390 EUR per month (Belgium, France, Greece, Italy, Malta, Netherlands, Austria, Portugal, Spain, Cyprus)
330 EUR per month (Bulgaria, Croatia, Czech Republic, Estonia, Hungary, Latvia, Lithuania, Poland, Romania, Slovakia, Slovenia, Macedonia (FYROM), Turkey)
The funding is supposed to cover costs during the stay abroad and support students. Erasmus scholarships can also be combined with BAföG abroad, education credit and Germany scholarships. Students taking children abroad may receive additional funding. The same applies to students with disabilities (GdB 20 and more), students with chronical diseases that require additional financial support, first time academics and working students. Details and specific requirements for the top-up fundings may be received from the Erasmus+ Coordinator.
Erasmus+ supports work placements for students so that they can gain work experience in an international environment and develop key qualities such as communication and cooperation skills, and broaden their minds and knowledge in respect of other cultures and markets. Work placements in foreign establishments within Europe are supported (this excludes EU institutions or those that administer EU programmes as well as diplomatic representatives of the countries of origin of the students).
Students can apply for funding for a full-time work placement of between two and twelve months.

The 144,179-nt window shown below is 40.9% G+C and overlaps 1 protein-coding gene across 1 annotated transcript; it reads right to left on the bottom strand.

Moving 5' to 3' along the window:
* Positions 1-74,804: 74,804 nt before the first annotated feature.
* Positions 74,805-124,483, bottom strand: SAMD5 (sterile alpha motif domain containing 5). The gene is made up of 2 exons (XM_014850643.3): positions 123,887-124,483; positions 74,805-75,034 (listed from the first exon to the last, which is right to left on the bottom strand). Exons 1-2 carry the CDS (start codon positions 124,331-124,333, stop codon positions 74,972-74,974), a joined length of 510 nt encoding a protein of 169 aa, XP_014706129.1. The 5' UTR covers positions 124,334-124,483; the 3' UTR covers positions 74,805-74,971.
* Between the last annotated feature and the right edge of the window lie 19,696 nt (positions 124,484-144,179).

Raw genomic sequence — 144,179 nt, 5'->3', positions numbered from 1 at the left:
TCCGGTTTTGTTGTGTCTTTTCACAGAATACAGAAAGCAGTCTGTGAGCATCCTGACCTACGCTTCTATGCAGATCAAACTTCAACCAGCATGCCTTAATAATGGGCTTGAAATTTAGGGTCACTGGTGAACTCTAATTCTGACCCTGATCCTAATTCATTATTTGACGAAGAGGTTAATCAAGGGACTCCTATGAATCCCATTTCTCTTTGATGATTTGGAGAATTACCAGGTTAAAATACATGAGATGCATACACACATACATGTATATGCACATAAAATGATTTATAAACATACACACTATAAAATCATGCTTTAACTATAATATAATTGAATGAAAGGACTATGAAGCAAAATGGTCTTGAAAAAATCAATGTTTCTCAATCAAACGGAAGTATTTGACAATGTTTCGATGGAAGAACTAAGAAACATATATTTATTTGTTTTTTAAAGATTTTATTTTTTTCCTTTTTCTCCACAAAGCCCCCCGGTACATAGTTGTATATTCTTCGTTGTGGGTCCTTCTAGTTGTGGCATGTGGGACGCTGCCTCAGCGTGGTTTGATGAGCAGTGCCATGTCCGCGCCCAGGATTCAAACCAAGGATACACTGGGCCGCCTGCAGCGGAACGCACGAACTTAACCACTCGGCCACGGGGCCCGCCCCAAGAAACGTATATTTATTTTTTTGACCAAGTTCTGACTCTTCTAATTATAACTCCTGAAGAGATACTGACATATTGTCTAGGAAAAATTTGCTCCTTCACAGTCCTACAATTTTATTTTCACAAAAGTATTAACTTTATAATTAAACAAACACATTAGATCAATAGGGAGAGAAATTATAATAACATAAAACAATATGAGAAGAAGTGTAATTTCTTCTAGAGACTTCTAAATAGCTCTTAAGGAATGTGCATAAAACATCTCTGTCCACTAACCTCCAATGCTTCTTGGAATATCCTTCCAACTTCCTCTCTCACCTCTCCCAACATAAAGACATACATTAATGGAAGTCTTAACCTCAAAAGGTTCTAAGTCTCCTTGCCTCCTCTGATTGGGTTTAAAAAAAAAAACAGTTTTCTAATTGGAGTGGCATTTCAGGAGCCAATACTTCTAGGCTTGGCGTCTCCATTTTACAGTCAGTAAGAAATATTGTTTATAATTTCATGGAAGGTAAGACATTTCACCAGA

The rights and obligations of students in the Erasmus+ programme are set down in the Erasmus+ Students’ Charter.
Online Language Support
The European Commission provides an online language test in German, English, French, Italian, Dutch and Spanish. All Erasmus+ students are required to complete this in the working language prior to the semester abroad and after its completion. The test is not a selection criterion for support in the Erasmus+ programme but is intended to assess the language competence of the students both before and after their stay abroad and document the potential progress they have made. The comprehensive assessment throughout Europe of the development of language competence enables the effectiveness of Erasmus+ to be evaluated.
Erasmus+ stands for equal opportunity and inclusion and provides special funding for handicapped people and single parents.
Students planning their work placement in Europe can apply for Erasmus+ funding. The application process starts with registration with the International Office.
Erasmus+ supports visiting lectureships at European partner universities as well as training and development measures for university staff in order to foster the European dimension and internationalisation of higher education institutions.
Lecturers and staff from all departments of Frankfurt School can apply for the financing of short-term visiting lectureships or job shadowing, participation in "staff weeks" or attending language courses. A minimum of two days and a maximum of about a week should be spent at the host institution which must be a European university participating in the Erasmus+ programme.
The International Office offers advice with regard to the choice of host university and provides contact information at the desired institution.
This project has been funded with support from the European Commission (EC). The content of this web page is the sole responsibility of Frankfurt School of Finance & Management gGmbH. The EC cannot be held responsible for any use that may be made of the information contained in these pages.